Only about six months ago, California officials made desperate appeals for residents to shelter in place as emergency rooms filled too many COVID-19 patients. The state has ushered in some of the toughest measures to tackle the virus, shutting down beaches and outdoor dining as it has become the epicenter of the pandemic in the United States
But now, the country’s most populous state reopens on Tuesday, removing most restrictions and promising an economic recovery as the country spends months marked by death and economic devastation.
“It’s a new day,” Gov. Gavin Newsom said at a press conference Monday, ahead of the state’s reopening. “This state is not about to recover, it is about, as has been noted, roaring back.”
The state started the pandemic by being hailed as a leader in the fight against the virus. He was the first to issue a lockdown order. And when COVID-19 began its U.S. invasion, California was largely spared, at least initially.
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Over the months, the state would begin to reopen its efforts on several occasions only to remove the reins as cases increased.
The restrictions would ease, allowing businesses to reopen and spend the money needed to restock and rehire – only for the restrictions to be reinstated. Public schools have remained closed for most of the pandemic and have yet to fully reopen. Theme parks, outdoor sports, museums, hiking trails and beaches have all been closed. About a third of California restaurants have closed permanently during the months of the pandemic.
For a while, it seemed to work. Cases remained relatively low as attention focused on places like New York or the Dakotas resisting unfathomable infection rates, with hospitals and mortuaries filling up.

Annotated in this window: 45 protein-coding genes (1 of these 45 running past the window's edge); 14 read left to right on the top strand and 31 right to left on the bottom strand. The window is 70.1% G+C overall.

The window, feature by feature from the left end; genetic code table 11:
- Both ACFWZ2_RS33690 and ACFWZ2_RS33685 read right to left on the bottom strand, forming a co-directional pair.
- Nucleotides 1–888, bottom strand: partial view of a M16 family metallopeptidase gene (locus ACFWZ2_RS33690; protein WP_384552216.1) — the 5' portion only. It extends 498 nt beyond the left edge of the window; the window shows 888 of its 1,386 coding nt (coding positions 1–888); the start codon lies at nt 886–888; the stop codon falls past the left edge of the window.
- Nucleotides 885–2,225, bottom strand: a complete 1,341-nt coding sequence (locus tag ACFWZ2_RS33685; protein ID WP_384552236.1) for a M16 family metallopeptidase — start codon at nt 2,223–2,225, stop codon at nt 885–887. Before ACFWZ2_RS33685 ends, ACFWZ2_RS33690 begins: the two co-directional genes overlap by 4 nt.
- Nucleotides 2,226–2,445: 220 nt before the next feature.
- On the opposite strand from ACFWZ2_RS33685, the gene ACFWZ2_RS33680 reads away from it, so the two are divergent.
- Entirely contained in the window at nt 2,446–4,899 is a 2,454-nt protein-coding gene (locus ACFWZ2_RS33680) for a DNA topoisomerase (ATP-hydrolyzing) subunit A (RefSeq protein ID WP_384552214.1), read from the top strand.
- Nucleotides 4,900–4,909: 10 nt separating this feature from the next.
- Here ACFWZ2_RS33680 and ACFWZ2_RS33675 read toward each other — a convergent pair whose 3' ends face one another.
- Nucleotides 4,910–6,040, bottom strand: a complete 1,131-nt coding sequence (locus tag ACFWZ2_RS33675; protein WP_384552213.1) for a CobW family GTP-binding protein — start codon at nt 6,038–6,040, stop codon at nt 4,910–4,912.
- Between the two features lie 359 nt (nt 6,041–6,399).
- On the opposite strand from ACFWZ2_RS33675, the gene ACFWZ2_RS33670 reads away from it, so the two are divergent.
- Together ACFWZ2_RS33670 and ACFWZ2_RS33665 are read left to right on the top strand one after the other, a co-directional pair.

Then the success changed in late fall and early winter when an intense wave hit California. The state has become the epicenter of the pandemic for some time. The virus has filled the state’s intensive care units and has mystified experts, many of whom still struggle to explain why California’s precautions weren’t enough to stop the outbreak even as more states lax have seen fewer cases.
Tensions erupted in the state, leaving the governor facing a recall election.
Now California will remove most of its restrictions and join the majority of states that have already reopened. The state has some of the highest immunization levels in the country with around 55% of residents fully vaccinated and 66% with at least one injection. It has also maintained some of the lowest infection rates in the United States in recent weeks.
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As part of the reopening, heads of state touted a California vacation giveaway for vaccinated residents. The goal is not only to encourage vaccinations, but also to encourage travelers to explore the state. Caroline Beteta, President and CEO of Visit California, said it would take years to bounce back from COVID-19. She compared Californians spending money in the state on vacation to “an act of modern day patriotism.”
“California is seen as a less ready destination than the rest of the United States in particular, our friends in Florida,” she said at a press conference Monday. “This is the hard work that we have to do, but again, it’s because this governor has kept us safe. And now it’s time to open up and accelerate the recovery curve but with the lessons learned. That’s the challenge ahead. ”
The tier system used by the state, which used different colors to indicate the level of restrictions based on COVID-19 outbreaks in areas, was dismissed on Tuesday. Restaurants will be allowed to serve at full capacity. Theme parks, like Disneyland and Universal Studios, will be fully reopened. People who have been vaccinated will not need to wear masks in most situations, unless a company has other restrictions.
Some measures will still be in place to ensure that COVID-19 rates remain low. For example, Californians will need to be vaccinated if they attend an indoor event with more than 5,000 people. If a person is not vaccinated, they will first need to take a COVID-19 test. The state recommends a similar protocol for outdoor events with 10,000 people.
Newsom and other leaders have touted the reopening as a major comeback for the state, its residents and the economy, but have also expressed caution.
“It’s not about increasing football tomorrow. It’s not a mission accomplished tomorrow,” Newsom said on Monday. “This virus will not go away tomorrow.”
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